Patchen Barss, Creative Director and Managing Editor, Research Matters
The first question I really remember being curious about was, “How fast does gravity travel?”
I was a teenager. I stood on a bathroom scale and picked up a heavy book. The dial moved a half a pound. The book was several feet from the scale. Did the scale “know” instantaneously when I picked up the book, or did the information have to travel the length of my body?
Even then, I knew the effect couldn’t be instantaneous – that would mean information was traveling faster than the speed of light, and Albert Einstein had put the kibosh on that possibility way back in the early 20th century. So did the information about the weight of the book travel at the speed of light? More slowly? How was the information actually transmitted? If I held the object out at arm’s length, did its weight to travel a longer distance through my body, or did it go in a straight line from book to scale?
So began my career as a curious human being.
Skip ahead 30 years to a few months ago, when I was helping to plan a project known as The Curiosity Shop – a roaming, pop-up, question-asking venue that will appear at Congress this May. At the Shop, curious people ask questions, and university researchers answer as many of them as possible. The Curiosity Shop is part of Research Matters, a public outreach initiative aimed at drawing connections between university research and everyday life.
We weren’t sure if there were going to be enough good questions, at least to start, so I took it upon myself to write out some “seed questions” to get the ball rolling. In less than two hours, I had more than 50 questions, and showed no sign of running dry.
Why is there no green in the sunset?
Is a “point” on the Toronto Stock Exchange the same thing as a point on the Dow or the Nikei?
How and when did people figure out there was no air in outer space?
How could postmodernism precede modernism?
Is time merely a product of memory, or is it the other way around?
What social construct empowers me to take a rectangle of green polymer out of my wallet and trade it for $20 worth of food?
And of course, the classic: Why is there something rather than nothing?
I could have gone on indefinitely.
I don’t know if my brand of curiosity is universal, but it certainly isn’t unique. In the first few days of that Curiosity Shop was on tour – in malls, at festivals and other public places, thousands of people stopped by to ask questions.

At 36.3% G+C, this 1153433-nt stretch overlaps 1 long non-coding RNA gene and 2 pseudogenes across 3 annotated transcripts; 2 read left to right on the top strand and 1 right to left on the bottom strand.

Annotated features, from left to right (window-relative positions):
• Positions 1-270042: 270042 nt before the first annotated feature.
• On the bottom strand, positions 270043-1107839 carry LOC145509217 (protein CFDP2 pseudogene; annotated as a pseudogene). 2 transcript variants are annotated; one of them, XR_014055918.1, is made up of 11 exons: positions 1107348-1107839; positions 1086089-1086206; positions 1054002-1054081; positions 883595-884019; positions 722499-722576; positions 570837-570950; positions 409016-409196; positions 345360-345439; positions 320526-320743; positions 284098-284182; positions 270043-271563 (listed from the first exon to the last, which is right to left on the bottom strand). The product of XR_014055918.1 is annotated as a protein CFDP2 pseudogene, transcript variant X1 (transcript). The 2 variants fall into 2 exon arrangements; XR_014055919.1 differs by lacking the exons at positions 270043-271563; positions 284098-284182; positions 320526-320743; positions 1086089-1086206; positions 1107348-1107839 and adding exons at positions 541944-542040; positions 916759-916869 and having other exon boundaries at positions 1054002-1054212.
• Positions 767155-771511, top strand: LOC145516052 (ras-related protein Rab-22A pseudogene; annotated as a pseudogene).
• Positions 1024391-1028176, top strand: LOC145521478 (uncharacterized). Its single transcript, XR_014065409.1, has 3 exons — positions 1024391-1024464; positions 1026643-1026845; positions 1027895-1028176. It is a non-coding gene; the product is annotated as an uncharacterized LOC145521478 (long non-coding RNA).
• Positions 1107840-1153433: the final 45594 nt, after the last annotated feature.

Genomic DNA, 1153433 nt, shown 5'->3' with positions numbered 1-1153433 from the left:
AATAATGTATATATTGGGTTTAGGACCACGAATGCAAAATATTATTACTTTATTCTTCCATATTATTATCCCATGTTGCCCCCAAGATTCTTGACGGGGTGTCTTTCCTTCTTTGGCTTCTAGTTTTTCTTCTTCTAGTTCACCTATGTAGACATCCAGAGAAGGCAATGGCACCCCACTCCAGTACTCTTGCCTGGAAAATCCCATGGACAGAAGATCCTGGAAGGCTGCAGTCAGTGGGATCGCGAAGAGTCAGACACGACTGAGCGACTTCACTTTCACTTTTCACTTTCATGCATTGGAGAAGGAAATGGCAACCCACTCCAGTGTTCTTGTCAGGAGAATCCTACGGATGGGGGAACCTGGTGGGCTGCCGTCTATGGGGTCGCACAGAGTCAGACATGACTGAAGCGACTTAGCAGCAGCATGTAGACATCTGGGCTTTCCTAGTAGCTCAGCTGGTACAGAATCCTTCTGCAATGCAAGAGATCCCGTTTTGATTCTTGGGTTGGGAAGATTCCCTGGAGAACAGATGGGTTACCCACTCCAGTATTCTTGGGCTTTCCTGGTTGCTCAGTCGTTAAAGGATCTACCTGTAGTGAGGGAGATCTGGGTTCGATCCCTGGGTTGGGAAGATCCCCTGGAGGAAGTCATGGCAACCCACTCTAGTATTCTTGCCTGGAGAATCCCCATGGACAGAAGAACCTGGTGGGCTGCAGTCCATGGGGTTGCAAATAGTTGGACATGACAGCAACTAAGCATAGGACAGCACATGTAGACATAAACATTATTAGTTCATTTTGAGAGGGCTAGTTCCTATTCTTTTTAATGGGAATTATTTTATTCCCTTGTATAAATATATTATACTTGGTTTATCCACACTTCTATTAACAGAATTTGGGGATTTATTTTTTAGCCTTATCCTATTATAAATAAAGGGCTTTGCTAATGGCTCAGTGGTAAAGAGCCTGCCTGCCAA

At Congress, the Shop will be as much about answers as questions. There is a backlog of queries from the curious public on subjects ranging from dating to carbon dating. As one of the organizers of the Shop, I’m hoping we’ll get as many questions answered by Congress attendees as possible. And as a curious human being, I’m hoping we’ll get as many of my questions answered as possible.
Of course, researchers themselves tend to have at least as many questions as answers – that’s usually why they became researchers. All attendees are more than welcome to drop by the Shop and ask their own questions – perhaps ones they are working on themselves, or something from way beyond their field of study that has always puzzled them.
And in case anyone is wondering, the consensus appears to be that gravity does indeed travel at the speed of light. But the full details on how, exactly, gravity works are still being hammered out by some of today’s leading mathematicians, physicists and cosmologists. And really, that’s the best kind of question – one that you can keep answering and answering and answering, always finding new complexity, and creating new knowledge at every step of the way.
In general, when I and other organizers talk about the Shop, we tend to finish by exhorting people to “stay curious.” I don’t think that’s really an issue for people who come to Congress. But I hope you’ll drop by the shop and be a part of the effort to encourage curiosity, and also to satisfy it.
Find out more about Research Matters and the Curiosity Shop at yourontarioresearch.ca.